120ml coconut oil
250ml cool brewed Earl Grey tea
4 large free range eggs
tbsp vanilla

Method
– Get a large bowl and add the dried fruit, cashews and carrot
– Give it a good mix, then pour over the cold tea 
– Cover the bowl and leave the mixture to soak overnight
– In the morning preheat your oven to 150C and prepare a large cake tin by greasing it well and lining with baking paper
– When you’re ready to start cooking add the ground nuts and coconut flour to your bowl of soaked loveliness  
– Give it a big mix
– In a separate bowl, mix the eggs, vanilla and coconut oil together
– Pour the wet mixture all over the bowl of other ingredients and give it a good stir
– Pour the batter into your tin and brush with a tbsp of coconut oil 
– Bake for an hour, ensuring that the cake is completely covered in baking paper
– Take out of the oven and allow to cool completely
– Store in an airtight cake tin and decorate as you please on the big day 

non-alcoholic paleo christmas cakeCheck out the other #FreeFromChristmas posts from these fabulous bloggers

Dairy Free Kids

Easy Peasy Foodie

Free From Fairy

Free From Farmhouse

Glutarama

Gluten Free Alchemist

Intolerant Gourmand

Julie’s Family Kitchen

Le Coin de Mel

Paleo Crust (aka Modern Food Stories)

The Adventures of an Allergy Mummy

The Peachick’s Bakery

**I created this recipe for non-alcoholic paleo Christmas cake myself, but would like to say a huge thanks to the wonderful people at Unsplash for the gorgeous photos**  

Pinch punch everyone, happy November. It’s hard to believe that we’re already staring down the barrel of the Christmas countdown, but time flies and here we are. Never was there a more pertinent phrase when you are raising children than the days are long but the years are short. I’ve had a few ruthless clear outs lately, which got me thinking about all the toys my kids have enjoyed over the years. So I’ve put together this A to Z of gift ideas, just in case you’re in need of present buying inspiration over the holidays (and beyond).

In the interest of transparency I’d like to say that I’ve not been incentivised to write this piece, but was sent the items marked with an asterisk (*) free of charge. I have only included the products that have been a hit with my kids, and rather than share affiliated links, I’ve searched for today’s best prices.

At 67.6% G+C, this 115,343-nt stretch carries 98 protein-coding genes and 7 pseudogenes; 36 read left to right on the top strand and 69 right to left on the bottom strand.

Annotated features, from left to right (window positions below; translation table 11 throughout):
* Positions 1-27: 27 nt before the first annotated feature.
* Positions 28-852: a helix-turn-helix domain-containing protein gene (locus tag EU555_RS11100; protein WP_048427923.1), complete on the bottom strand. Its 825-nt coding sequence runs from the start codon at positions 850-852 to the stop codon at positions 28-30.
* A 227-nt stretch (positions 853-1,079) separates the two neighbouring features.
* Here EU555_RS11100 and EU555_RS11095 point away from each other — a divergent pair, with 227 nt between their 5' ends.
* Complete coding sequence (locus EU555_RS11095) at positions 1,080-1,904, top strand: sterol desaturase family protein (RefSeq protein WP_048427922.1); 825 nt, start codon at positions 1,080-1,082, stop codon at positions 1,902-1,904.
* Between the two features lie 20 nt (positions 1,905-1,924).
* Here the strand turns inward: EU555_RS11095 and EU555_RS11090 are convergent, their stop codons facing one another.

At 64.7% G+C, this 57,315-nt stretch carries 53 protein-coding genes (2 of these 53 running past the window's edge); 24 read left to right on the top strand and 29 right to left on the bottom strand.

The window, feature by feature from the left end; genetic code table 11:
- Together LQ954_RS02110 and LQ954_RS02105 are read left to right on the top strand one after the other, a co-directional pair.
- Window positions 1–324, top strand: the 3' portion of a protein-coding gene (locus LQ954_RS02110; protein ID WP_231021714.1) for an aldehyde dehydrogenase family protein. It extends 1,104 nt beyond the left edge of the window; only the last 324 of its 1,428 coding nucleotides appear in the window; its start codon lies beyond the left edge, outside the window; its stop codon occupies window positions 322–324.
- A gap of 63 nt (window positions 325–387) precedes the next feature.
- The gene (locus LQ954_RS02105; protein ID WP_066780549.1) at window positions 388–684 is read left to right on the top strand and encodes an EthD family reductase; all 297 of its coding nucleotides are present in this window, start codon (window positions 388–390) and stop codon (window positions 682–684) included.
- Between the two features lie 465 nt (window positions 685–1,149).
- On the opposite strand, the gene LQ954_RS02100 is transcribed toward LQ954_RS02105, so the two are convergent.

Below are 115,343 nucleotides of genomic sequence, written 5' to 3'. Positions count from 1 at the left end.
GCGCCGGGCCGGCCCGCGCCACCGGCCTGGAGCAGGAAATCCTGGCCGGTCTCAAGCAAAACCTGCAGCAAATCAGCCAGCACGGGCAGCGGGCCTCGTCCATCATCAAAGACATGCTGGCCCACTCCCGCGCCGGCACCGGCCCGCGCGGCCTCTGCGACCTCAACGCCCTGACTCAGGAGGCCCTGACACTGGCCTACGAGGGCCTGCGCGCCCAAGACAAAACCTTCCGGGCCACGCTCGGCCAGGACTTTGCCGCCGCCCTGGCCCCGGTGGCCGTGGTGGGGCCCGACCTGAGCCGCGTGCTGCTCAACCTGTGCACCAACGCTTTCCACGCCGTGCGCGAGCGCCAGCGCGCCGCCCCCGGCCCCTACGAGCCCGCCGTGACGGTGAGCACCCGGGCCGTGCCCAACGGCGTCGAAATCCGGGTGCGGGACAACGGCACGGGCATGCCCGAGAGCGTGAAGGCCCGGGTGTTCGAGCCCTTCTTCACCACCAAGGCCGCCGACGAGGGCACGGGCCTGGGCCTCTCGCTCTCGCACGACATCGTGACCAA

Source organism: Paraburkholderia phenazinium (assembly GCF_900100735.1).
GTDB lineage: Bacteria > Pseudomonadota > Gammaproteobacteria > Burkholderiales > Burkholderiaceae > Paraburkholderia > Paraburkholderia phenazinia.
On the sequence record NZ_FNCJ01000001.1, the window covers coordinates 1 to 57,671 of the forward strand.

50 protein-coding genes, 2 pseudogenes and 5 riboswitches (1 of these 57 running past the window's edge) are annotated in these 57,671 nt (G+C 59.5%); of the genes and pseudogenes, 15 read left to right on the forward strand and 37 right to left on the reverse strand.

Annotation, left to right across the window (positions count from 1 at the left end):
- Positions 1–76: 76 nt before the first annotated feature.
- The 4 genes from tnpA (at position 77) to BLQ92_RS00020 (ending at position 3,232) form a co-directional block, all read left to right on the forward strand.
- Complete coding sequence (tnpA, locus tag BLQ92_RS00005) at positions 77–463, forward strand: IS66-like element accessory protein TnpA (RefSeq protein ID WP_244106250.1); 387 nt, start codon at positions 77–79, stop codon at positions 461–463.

A-Z of Gift Ideas 

Alphabet Lotto by Orchard Toys (£9.50). A gorgeous game which can be played four ways, aimed at pre-schoolers. This was originally bought for Polly and has been played with by all three of my kids over the years. It’s brilliant for learning the alphabet in a fun way.  

*Blaze and the Monster Machines Play Set by Fisher Price (£33.49). I’m not a huge fan of plastic toys, but the one exception I will make time and again are Fisher Price toys. Largely because they are always sturdy and last for ages, whereas other brands will break really fast. We were sent this for 3yo Freddy, and although he loves it, so does 5yo Clara. Have to say it does make me happy when they play with toys typically meant for the other gender.

Cinema Gift Card (any value you would like). We are huge film fans here, and often go to the Odeon kids club cinema the weekend. Instead of costing around £40 for my family of five to enjoy a movie together, it works out just over £10. They usually have one or two films to choose from which have been out for a few months. This half term the Odeon had a fabulous selection including Despicable Me 3.

gift ideas

Dr. Seuss Books (from £5.99). You absolutely cannot go wrong with Dr. S, we love the catchy rhymes and thought provoking illustrations. Our favourites include The Lorax, Oh the Places You’ll Go and The Sneeches. Click on the link to be taken to The Book People, the collection listed is for twenty books and costs just £20, which is great value.    

Ear Defenders (£10.95). If you have a child who is sensitive to noise, these ear defenders are just marvellous for when it all gets too much. We bought a pair for Polly shortly after her autism diagnosis and they have been invaluable over the last two years.   

*Facts! One for Every Day of the Year Book by Tracey Turner (RRP £12.99). Click on the coloured text here to see the full review I wrote for this book a while back. I honestly cannot recommend it highly enough, it’s such a wonderful way to sneak facts into children. Did you know that flamingos pee down their legs to keep cool?   

Grow your own fruit/veg kits (from £4.99). Sewing the seeds (quite literally) for kids to be passionate about growing food is invaluable in my opinion. We  have really gotten into the swing of it this year, and I can’t wait to grow even more next year.   

Helicopter Kit by the Science Museum (£5.99). We’ve bought this as a gift for several of our friends kids now, and it’s always been well received. We love the Science Museum and their build your own kits are great for igniting a spark about how things work.  

I Love You Lucky Coins (£1.99). A Lovely little keepsake for children to squirrel away in their memory box. We all need to be told I Love You from time to time. 

*Journal by My Bright Journal (£13.50). Designed for parents by parents, this journal is packed solid with excellent ideas to help foster mindfulness and emotional intelligence. It’s aimed at 5-10 year olds and the author suggests spending 20 minutes per day filling in the activities together with your child(ren). Activities include gratitude corner, scientific facts and observing nature.               

Kidzania Tickets (from around £20). Check out my full review from our visit last summer by clicking on the highlighted text. My girls absolutely loved going to Kidzania, and have been begging me to take them back ever since.